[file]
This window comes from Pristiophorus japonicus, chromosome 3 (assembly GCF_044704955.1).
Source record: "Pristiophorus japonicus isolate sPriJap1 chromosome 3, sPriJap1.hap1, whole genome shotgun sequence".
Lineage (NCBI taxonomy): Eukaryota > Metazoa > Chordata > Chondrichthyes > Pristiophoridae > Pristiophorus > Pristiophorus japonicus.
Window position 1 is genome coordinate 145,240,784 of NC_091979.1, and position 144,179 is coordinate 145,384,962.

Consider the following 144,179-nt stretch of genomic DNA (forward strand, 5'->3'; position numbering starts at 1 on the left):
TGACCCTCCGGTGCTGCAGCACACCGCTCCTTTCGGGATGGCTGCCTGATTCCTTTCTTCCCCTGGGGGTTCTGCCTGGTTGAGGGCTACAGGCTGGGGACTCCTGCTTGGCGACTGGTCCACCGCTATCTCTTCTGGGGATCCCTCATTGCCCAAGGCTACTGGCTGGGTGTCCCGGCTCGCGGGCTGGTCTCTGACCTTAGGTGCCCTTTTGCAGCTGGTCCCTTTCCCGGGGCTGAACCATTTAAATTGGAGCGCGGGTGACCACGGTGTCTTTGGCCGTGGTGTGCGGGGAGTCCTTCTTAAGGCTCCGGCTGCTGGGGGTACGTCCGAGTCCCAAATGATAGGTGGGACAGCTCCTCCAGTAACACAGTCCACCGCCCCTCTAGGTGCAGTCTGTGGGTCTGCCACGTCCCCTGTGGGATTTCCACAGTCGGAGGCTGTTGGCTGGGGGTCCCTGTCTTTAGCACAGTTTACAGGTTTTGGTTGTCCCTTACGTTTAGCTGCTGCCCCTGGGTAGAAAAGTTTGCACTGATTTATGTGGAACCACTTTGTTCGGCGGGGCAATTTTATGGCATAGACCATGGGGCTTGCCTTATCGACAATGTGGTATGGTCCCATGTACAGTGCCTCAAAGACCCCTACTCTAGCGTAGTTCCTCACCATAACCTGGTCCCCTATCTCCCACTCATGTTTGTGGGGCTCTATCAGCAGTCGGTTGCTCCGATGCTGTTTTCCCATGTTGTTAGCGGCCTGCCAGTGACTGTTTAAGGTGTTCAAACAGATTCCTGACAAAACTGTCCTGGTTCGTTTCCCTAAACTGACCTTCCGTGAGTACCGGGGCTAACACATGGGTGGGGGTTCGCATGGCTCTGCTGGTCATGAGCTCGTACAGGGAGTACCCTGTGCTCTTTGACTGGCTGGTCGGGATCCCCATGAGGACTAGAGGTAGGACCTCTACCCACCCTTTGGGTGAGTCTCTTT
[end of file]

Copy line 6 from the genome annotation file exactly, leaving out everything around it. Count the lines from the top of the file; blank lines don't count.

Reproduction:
TGACCCTCCGGTGCTGCAGCACACCGCTCCTTTCGGGATGGCTGCCTGATTCCTTTCTTCCCCTGGGGGTTCTGCCTGGTTGAGGGCTACAGGCTGGGGACTCCTGCTTGGCGACTGGTCCACCGCTATCTCTTCTGGGGATCCCTCATTGCCCAAGGCTACTGGCTGGGTGTCCCGGCTCGCGGGCTGGTCTCTGACCTTAGGTGCCCTTTTGCAGCTGGTCCCTTTCCCGGGGCTGAACCATTTAAATTGGAGCGCGGGTGACCACGGTGTCTTTGGCCGTGGTGTGCGGGGAGTCCTTCTTAAGGCTCCGGCTGCTGGGGGTACGTCCGAGTCCCAAATGATAGGTGGGACAGCTCCTCCAGTAACACAGTCCACCGCCCCTCTAGGTGCAGTCTGTGGGTCTGCCACGTCCCCTGTGGGATTTCCACAGTCGGAGGCTGTTGGCTGGGGGTCCCTGTCTTTAGCACAGTTTACAGGTTTTGGTTGTCCCTTACGTTTAGCTGCTGCCCCTGGGTAGAAAAGTTTGCACTGATTTATGTGGAACCACTTTGTTCGGCGGGGCAATTTTATGGCATAGACCATGGGGCTTGCCTTATCGACAATGTGGTATGGTCCCATGTACAGTGCCTCAAAGACCCCTACTCTAGCGTAGTTCCTCACCATAACCTGGTCCCCTATCTCCCACTCATGTTTGTGGGGCTCTATCAGCAGTCGGTTGCTCCGATGCTGTTTTCCCATGTTGTTAGCGGCCTGCCAGTGACTGTTTAAGGTGTTCAAACAGATTCCTGACAAAACTGTCCTGGTTCGTTTCCCTAAACTGACCTTCCGTGAGTACCGGGGCTAACACATGGGTGGGGGTTCGCATGGCTCTGCTGGTCATGAGCTCGTACAGGGAGTACCCTGTGCTCTTTGACTGGCTGGTCGGGATCCCCATGAGGACTAGAGGTAGGACCTCTACCCACCCTTTGGGTGAGTCTCTTT